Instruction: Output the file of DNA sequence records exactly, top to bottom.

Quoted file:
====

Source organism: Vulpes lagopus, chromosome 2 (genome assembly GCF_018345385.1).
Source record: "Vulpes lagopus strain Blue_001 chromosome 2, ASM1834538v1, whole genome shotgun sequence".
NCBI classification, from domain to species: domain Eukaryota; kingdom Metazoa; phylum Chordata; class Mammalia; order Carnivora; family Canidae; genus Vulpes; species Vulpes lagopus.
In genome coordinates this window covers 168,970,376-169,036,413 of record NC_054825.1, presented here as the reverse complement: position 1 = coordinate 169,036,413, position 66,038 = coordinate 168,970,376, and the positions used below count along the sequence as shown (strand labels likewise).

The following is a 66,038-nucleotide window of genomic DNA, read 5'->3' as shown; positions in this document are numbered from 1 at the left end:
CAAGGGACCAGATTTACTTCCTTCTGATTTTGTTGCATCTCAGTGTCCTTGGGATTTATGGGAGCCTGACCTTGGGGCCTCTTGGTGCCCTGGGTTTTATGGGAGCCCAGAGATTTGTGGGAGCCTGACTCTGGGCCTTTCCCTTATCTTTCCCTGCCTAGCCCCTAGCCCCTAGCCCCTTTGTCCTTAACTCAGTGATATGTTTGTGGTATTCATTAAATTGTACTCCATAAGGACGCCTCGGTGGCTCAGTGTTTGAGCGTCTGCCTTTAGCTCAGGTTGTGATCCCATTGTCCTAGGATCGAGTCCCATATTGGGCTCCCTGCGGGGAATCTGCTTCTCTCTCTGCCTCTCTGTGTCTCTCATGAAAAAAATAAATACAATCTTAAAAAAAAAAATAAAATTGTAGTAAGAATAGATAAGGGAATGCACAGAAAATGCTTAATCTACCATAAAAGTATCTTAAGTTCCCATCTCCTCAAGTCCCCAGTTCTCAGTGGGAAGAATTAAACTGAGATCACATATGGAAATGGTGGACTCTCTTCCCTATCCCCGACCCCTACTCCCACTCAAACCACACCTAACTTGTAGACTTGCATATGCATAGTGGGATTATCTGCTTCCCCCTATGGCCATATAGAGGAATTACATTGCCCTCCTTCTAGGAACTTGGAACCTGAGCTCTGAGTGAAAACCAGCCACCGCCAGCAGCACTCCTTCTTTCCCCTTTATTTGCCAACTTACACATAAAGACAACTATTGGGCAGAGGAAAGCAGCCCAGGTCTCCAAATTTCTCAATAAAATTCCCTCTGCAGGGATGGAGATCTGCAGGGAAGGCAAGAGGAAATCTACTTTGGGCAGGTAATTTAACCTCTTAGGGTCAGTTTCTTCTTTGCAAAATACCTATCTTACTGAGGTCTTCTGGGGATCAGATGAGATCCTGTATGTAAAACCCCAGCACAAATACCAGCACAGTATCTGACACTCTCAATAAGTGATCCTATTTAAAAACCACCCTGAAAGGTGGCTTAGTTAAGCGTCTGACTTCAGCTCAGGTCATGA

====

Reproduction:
Source organism: Vulpes lagopus, chromosome 2 (genome assembly GCF_018345385.1).
Source record: "Vulpes lagopus strain Blue_001 chromosome 2, ASM1834538v1, whole genome shotgun sequence".
NCBI classification, from domain to species: domain Eukaryota; kingdom Metazoa; phylum Chordata; class Mammalia; order Carnivora; family Canidae; genus Vulpes; species Vulpes lagopus.
In genome coordinates this window covers 168,970,376-169,036,413 of record NC_054825.1, presented here as the reverse complement: position 1 = coordinate 169,036,413, position 66,038 = coordinate 168,970,376, and the positions used below count along the sequence as shown (strand labels likewise).

The following is a 66,038-nucleotide window of genomic DNA, read 5'->3' as shown; positions in this document are numbered from 1 at the left end:
CAAGGGACCAGATTTACTTCCTTCTGATTTTGTTGCATCTCAGTGTCCTTGGGATTTATGGGAGCCTGACCTTGGGGCCTCTTGGTGCCCTGGGTTTTATGGGAGCCCAGAGATTTGTGGGAGCCTGACTCTGGGCCTTTCCCTTATCTTTCCCTGCCTAGCCCCTAGCCCCTAGCCCCTTTGTCCTTAACTCAGTGATATGTTTGTGGTATTCATTAAATTGTACTCCATAAGGACGCCTCGGTGGCTCAGTGTTTGAGCGTCTGCCTTTAGCTCAGGTTGTGATCCCATTGTCCTAGGATCGAGTCCCATATTGGGCTCCCTGCGGGGAATCTGCTTCTCTCTCTGCCTCTCTGTGTCTCTCATGAAAAAAATAAATACAATCTTAAAAAAAAAAATAAAATTGTAGTAAGAATAGATAAGGGAATGCACAGAAAATGCTTAATCTACCATAAAAGTATCTTAAGTTCCCATCTCCTCAAGTCCCCAGTTCTCAGTGGGAAGAATTAAACTGAGATCACATATGGAAATGGTGGACTCTCTTCCCTATCCCCGACCCCTACTCCCACTCAAACCACACCTAACTTGTAGACTTGCATATGCATAGTGGGATTATCTGCTTCCCCCTATGGCCATATAGAGGAATTACATTGCCCTCCTTCTAGGAACTTGGAACCTGAGCTCTGAGTGAAAACCAGCCACCGCCAGCAGCACTCCTTCTTTCCCCTTTATTTGCCAACTTACACATAAAGACAACTATTGGGCAGAGGAAAGCAGCCCAGGTCTCCAAATTTCTCAATAAAATTCCCTCTGCAGGGATGGAGATCTGCAGGGAAGGCAAGAGGAAATCTACTTTGGGCAGGTAATTTAACCTCTTAGGGTCAGTTTCTTCTTTGCAAAATACCTATCTTACTGAGGTCTTCTGGGGATCAGATGAGATCCTGTATGTAAAACCCCAGCACAAATACCAGCACAGTATCTGACACTCTCAATAAGTGATCCTATTTAAAAACCACCCTGAAAGGTGGCTTAGTTAAGCGTCTGACTTCAGCTCAGGTCATGA